Star Tribune Part Two: Why One Big Blowup Could Ruin It For Everyone

Print media is a tough business, and with recession-weary clients hurting for ad money, it’s an even worse time for PE firms to dive in. (Yet there are several media assets on the block…)

Some media-focused buyout pros believe that a major bust, like Avista’s deteriorating investment in the Minneapolis Star-Tribune, could ruin chances for doing deals in all types of print media.

“Lenders are saying, ‘Do not bring me any print deals. Anything with paper in it, we will not back.’” a media PE player told me.

This is troubling for those looking at print assets in growing, or at least stable and profitable sectors, like trade publications, those niche B2B pubs with a dedicated, built-in readership.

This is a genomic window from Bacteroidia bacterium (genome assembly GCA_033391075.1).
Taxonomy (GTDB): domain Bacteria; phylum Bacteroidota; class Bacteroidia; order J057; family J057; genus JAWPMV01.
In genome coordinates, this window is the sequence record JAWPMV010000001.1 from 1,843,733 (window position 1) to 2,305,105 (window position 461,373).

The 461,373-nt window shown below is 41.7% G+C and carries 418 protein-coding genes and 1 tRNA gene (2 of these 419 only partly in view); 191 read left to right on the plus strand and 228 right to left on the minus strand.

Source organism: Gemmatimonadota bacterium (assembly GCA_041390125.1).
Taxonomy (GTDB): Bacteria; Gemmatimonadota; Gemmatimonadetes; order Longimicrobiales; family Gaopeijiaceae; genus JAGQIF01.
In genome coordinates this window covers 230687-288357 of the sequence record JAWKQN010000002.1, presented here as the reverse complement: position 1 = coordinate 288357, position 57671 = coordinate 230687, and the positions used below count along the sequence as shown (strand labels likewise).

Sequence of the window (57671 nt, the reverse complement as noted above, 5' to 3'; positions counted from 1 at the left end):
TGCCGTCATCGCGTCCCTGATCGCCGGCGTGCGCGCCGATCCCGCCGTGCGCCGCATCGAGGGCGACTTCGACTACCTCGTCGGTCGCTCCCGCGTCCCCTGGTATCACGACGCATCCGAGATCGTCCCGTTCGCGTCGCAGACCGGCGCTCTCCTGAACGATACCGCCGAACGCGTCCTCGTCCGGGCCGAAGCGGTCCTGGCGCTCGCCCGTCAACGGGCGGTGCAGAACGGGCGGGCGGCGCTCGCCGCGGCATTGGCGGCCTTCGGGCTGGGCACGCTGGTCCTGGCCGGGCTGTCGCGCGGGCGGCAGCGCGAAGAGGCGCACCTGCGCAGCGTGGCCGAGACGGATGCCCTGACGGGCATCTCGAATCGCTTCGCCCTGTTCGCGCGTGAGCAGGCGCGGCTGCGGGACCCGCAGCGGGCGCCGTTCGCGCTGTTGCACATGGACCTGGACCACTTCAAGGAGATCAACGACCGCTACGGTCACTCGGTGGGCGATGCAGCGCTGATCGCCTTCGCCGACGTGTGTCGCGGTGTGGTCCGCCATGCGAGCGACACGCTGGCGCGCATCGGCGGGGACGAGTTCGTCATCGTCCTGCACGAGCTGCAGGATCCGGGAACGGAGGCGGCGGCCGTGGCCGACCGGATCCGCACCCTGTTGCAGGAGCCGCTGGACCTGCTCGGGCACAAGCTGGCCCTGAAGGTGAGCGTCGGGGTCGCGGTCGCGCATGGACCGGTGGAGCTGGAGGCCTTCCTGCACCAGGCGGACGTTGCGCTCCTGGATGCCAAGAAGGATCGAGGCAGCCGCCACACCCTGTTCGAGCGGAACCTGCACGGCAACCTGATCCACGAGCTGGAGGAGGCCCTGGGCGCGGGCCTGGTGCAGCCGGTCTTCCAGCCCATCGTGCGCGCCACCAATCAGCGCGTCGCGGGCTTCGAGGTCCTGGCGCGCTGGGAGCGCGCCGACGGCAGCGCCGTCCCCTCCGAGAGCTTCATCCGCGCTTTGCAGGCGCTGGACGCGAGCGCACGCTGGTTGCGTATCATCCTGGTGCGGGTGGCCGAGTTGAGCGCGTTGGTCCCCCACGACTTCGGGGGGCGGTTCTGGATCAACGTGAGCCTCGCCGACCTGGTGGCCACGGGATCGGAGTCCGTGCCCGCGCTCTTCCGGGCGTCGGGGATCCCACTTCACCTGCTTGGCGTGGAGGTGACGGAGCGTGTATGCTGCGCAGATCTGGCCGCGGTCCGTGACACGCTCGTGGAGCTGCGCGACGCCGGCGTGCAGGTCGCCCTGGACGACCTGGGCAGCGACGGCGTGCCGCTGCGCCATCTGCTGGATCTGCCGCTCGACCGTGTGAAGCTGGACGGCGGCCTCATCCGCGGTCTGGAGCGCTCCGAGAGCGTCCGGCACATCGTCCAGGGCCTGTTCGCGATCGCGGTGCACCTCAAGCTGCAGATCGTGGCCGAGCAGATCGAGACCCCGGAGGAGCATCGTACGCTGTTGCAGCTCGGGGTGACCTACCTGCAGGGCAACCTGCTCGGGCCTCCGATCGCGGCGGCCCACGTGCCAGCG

It’s like any turnaround professional says, of a potential target: “Does the business have a reason to exist?” For many (manymanymany) consumer-facing media outlets, unfortunately, the answer is “no.” But for the Coal Ages, or Plastics News,’ or Funeral Monitors of the world, there is a definite, specific demand for information and willingness to pay—a lot—for it. peHUB’s sister pubs, Buyouts and Venture Capital Journal, are perfect examples.

But with institutional lenders feeling skiddish after witnessing Avista stumble on Star Tribune or Willis Stein with Ziff Davis, the lending environment may get a tougher for the attractive targets. The good news is, this leaves the best deals for those able to finance on their own, either via mezzanine, co-investments, or with regional banks.